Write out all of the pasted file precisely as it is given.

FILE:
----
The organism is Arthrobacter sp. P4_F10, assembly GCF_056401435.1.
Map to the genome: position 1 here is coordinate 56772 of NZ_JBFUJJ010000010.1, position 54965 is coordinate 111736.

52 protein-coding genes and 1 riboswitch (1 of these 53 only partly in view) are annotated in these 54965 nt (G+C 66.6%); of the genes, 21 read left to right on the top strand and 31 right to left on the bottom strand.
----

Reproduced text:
The organism is Arthrobacter sp. P4_F10, assembly GCF_056401435.1.
Map to the genome: position 1 here is coordinate 56772 of NZ_JBFUJJ010000010.1, position 54965 is coordinate 111736.

52 protein-coding genes and 1 riboswitch (1 of these 53 only partly in view) are annotated in these 54965 nt (G+C 66.6%); of the genes, 21 read left to right on the top strand and 31 right to left on the bottom strand.